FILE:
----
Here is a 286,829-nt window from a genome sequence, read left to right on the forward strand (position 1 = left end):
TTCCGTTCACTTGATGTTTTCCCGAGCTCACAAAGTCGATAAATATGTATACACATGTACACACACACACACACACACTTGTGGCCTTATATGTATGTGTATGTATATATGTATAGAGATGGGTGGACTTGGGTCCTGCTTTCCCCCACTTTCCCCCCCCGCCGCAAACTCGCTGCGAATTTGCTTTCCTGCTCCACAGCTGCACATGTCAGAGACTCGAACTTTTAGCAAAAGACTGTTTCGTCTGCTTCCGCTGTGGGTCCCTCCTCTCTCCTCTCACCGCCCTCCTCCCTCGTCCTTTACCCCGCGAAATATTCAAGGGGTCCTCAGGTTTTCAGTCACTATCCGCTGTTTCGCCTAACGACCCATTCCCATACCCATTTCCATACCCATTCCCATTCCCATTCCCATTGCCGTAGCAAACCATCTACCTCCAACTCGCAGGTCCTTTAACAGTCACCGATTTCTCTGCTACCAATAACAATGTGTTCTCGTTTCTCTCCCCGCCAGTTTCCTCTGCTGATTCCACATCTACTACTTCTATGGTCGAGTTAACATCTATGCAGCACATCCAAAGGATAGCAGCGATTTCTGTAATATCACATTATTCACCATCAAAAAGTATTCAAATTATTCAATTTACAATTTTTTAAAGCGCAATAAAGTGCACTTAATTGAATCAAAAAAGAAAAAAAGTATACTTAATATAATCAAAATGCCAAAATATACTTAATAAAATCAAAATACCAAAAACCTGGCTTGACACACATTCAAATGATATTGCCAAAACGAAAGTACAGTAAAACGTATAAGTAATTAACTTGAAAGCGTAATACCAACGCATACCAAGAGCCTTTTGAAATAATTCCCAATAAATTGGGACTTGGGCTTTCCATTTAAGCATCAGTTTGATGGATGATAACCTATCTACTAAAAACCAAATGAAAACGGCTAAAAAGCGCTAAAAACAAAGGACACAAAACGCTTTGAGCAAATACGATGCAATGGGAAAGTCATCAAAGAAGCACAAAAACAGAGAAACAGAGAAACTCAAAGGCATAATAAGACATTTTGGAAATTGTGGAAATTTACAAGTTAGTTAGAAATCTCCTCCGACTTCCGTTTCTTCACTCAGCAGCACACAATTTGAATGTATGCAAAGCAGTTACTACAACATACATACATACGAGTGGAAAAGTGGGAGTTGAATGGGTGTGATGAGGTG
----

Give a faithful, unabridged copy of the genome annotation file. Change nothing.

Here is a 286,829-nt window from a genome sequence, read left to right on the forward strand (position 1 = left end):
TTCCGTTCACTTGATGTTTTCCCGAGCTCACAAAGTCGATAAATATGTATACACATGTACACACACACACACACACACTTGTGGCCTTATATGTATGTGTATGTATATATGTATAGAGATGGGTGGACTTGGGTCCTGCTTTCCCCCACTTTCCCCCCCCGCCGCAAACTCGCTGCGAATTTGCTTTCCTGCTCCACAGCTGCACATGTCAGAGACTCGAACTTTTAGCAAAAGACTGTTTCGTCTGCTTCCGCTGTGGGTCCCTCCTCTCTCCTCTCACCGCCCTCCTCCCTCGTCCTTTACCCCGCGAAATATTCAAGGGGTCCTCAGGTTTTCAGTCACTATCCGCTGTTTCGCCTAACGACCCATTCCCATACCCATTTCCATACCCATTCCCATTCCCATTCCCATTGCCGTAGCAAACCATCTACCTCCAACTCGCAGGTCCTTTAACAGTCACCGATTTCTCTGCTACCAATAACAATGTGTTCTCGTTTCTCTCCCCGCCAGTTTCCTCTGCTGATTCCACATCTACTACTTCTATGGTCGAGTTAACATCTATGCAGCACATCCAAAGGATAGCAGCGATTTCTGTAATATCACATTATTCACCATCAAAAAGTATTCAAATTATTCAATTTACAATTTTTTAAAGCGCAATAAAGTGCACTTAATTGAATCAAAAAAGAAAAAAAGTATACTTAATATAATCAAAATGCCAAAATATACTTAATAAAATCAAAATACCAAAAACCTGGCTTGACACACATTCAAATGATATTGCCAAAACGAAAGTACAGTAAAACGTATAAGTAATTAACTTGAAAGCGTAATACCAACGCATACCAAGAGCCTTTTGAAATAATTCCCAATAAATTGGGACTTGGGCTTTCCATTTAAGCATCAGTTTGATGGATGATAACCTATCTACTAAAAACCAAATGAAAACGGCTAAAAAGCGCTAAAAACAAAGGACACAAAACGCTTTGAGCAAATACGATGCAATGGGAAAGTCATCAAAGAAGCACAAAAACAGAGAAACAGAGAAACTCAAAGGCATAATAAGACATTTTGGAAATTGTGGAAATTTACAAGTTAGTTAGAAATCTCCTCCGACTTCCGTTTCTTCACTCAGCAGCACACAATTTGAATGTATGCAAAGCAGTTACTACAACATACATACATACGAGTGGAAAAGTGGGAGTTGAATGGGTGTGATGAGGTG